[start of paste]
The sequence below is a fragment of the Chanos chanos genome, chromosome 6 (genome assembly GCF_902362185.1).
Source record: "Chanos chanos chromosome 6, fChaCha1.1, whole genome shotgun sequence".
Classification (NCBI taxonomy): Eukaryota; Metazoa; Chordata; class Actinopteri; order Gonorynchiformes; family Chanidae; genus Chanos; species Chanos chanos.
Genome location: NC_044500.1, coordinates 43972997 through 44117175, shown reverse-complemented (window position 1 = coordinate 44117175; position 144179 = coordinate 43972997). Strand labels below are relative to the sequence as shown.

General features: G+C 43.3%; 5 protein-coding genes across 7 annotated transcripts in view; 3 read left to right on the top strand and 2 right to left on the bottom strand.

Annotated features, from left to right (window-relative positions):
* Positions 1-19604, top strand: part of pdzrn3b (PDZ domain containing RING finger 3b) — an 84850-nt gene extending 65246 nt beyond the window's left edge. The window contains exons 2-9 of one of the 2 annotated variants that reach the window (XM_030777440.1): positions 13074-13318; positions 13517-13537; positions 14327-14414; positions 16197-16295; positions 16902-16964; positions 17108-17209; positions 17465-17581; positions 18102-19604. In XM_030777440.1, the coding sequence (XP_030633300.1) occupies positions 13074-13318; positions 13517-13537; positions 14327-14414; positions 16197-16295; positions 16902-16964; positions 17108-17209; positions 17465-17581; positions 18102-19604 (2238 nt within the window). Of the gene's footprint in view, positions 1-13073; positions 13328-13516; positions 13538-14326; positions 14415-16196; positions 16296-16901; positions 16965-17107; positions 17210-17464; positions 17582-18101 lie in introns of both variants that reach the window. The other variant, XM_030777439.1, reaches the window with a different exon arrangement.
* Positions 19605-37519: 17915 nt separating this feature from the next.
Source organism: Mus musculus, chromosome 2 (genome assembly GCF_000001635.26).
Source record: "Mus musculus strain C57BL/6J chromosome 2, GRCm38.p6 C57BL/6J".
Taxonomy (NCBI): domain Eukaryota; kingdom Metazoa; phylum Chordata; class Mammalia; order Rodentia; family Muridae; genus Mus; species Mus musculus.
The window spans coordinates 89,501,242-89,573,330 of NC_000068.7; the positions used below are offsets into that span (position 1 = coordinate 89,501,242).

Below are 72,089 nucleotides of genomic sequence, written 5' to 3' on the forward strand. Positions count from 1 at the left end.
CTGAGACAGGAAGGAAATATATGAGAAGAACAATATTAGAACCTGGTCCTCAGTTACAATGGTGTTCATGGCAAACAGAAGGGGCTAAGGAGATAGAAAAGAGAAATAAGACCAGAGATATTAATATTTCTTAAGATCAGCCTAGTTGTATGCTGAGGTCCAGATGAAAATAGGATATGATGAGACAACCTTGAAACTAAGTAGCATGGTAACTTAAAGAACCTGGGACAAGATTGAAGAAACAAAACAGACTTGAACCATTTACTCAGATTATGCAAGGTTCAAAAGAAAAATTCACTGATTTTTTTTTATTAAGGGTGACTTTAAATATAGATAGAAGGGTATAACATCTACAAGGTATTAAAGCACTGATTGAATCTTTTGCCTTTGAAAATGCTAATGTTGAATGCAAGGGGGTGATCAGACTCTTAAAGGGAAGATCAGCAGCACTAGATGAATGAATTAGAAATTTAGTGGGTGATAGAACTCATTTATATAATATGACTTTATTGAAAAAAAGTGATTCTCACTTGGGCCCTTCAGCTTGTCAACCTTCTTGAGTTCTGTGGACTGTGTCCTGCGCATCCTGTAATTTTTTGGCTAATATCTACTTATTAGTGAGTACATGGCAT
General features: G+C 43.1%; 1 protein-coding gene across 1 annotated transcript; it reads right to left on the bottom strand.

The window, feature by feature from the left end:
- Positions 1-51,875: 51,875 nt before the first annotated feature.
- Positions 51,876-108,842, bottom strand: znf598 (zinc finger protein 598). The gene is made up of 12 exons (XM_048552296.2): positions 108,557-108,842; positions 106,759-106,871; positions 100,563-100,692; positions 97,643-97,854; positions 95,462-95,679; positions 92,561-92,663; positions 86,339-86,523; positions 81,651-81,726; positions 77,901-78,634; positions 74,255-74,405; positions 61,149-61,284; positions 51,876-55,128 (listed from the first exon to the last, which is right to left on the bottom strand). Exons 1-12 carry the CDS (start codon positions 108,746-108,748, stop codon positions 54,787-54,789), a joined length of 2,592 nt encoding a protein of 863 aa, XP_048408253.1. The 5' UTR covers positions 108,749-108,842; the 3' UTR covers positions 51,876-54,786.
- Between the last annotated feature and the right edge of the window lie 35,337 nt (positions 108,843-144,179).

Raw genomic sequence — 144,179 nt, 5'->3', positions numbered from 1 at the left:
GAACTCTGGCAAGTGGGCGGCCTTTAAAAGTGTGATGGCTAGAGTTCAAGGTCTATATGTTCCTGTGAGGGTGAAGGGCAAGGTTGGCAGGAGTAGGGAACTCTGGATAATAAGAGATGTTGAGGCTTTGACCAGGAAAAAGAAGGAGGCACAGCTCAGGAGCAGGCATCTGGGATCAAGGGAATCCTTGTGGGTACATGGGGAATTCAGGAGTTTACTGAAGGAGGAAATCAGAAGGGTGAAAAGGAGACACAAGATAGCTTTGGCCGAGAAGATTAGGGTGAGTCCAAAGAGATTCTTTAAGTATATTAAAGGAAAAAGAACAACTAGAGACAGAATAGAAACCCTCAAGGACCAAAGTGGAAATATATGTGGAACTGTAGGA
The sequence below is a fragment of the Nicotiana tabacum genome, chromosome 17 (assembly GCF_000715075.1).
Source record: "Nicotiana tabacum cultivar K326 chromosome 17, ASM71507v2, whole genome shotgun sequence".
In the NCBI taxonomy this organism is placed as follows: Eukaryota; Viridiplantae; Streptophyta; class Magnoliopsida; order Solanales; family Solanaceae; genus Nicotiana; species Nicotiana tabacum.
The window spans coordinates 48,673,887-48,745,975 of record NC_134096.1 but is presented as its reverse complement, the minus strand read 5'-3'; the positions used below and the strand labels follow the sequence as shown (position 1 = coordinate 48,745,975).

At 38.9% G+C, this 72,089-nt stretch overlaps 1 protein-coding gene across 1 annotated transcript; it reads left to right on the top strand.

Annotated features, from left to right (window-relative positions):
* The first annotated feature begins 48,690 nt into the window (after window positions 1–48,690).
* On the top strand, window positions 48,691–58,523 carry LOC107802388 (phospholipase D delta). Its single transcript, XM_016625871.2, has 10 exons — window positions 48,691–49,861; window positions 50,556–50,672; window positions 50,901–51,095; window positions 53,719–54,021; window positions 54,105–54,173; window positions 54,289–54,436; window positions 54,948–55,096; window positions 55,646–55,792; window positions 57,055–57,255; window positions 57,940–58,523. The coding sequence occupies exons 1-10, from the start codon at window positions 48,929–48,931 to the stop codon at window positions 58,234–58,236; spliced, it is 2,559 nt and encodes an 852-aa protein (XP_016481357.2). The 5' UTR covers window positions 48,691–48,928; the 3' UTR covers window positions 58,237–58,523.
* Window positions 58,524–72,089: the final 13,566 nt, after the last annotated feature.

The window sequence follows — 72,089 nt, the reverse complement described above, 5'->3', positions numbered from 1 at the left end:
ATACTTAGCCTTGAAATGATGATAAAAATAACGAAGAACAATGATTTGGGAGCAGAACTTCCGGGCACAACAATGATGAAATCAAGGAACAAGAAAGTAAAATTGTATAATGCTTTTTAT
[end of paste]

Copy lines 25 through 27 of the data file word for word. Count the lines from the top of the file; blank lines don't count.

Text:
The window spans coordinates 48,673,887-48,745,975 of record NC_134096.1 but is presented as its reverse complement, the minus strand read 5'-3'; the positions used below and the strand labels follow the sequence as shown (position 1 = coordinate 48,745,975).

At 38.9% G+C, this 72,089-nt stretch overlaps 1 protein-coding gene across 1 annotated transcript; it reads left to right on the top strand.

Annotated features, from left to right (window-relative positions):